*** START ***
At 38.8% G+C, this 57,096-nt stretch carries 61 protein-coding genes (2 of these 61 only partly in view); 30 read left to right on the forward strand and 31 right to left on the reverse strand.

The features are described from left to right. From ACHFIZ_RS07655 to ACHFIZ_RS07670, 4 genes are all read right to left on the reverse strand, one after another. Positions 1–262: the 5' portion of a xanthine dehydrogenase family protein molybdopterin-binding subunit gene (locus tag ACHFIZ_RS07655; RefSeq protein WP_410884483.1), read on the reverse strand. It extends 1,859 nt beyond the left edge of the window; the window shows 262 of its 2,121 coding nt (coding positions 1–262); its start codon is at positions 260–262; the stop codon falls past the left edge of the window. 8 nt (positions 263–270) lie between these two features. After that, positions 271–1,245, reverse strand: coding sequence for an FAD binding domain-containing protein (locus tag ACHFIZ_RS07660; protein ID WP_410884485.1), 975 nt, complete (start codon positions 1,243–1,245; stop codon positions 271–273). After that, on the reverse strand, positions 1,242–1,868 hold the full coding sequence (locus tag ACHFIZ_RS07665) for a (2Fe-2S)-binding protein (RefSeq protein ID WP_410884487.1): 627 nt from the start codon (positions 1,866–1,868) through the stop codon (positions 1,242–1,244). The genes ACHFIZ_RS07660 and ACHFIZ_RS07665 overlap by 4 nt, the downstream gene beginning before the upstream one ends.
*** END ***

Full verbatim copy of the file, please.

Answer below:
At 38.8% G+C, this 57,096-nt stretch carries 61 protein-coding genes (2 of these 61 only partly in view); 30 read left to right on the forward strand and 31 right to left on the reverse strand.

The features are described from left to right. From ACHFIZ_RS07655 to ACHFIZ_RS07670, 4 genes are all read right to left on the reverse strand, one after another. Positions 1–262: the 5' portion of a xanthine dehydrogenase family protein molybdopterin-binding subunit gene (locus tag ACHFIZ_RS07655; RefSeq protein WP_410884483.1), read on the reverse strand. It extends 1,859 nt beyond the left edge of the window; the window shows 262 of its 2,121 coding nt (coding positions 1–262); its start codon is at positions 260–262; the stop codon falls past the left edge of the window. 8 nt (positions 263–270) lie between these two features. After that, positions 271–1,245, reverse strand: coding sequence for an FAD binding domain-containing protein (locus tag ACHFIZ_RS07660; protein ID WP_410884485.1), 975 nt, complete (start codon positions 1,243–1,245; stop codon positions 271–273). After that, on the reverse strand, positions 1,242–1,868 hold the full coding sequence (locus tag ACHFIZ_RS07665) for a (2Fe-2S)-binding protein (RefSeq protein ID WP_410884487.1): 627 nt from the start codon (positions 1,866–1,868) through the stop codon (positions 1,242–1,244). The genes ACHFIZ_RS07660 and ACHFIZ_RS07665 overlap by 4 nt, the downstream gene beginning before the upstream one ends.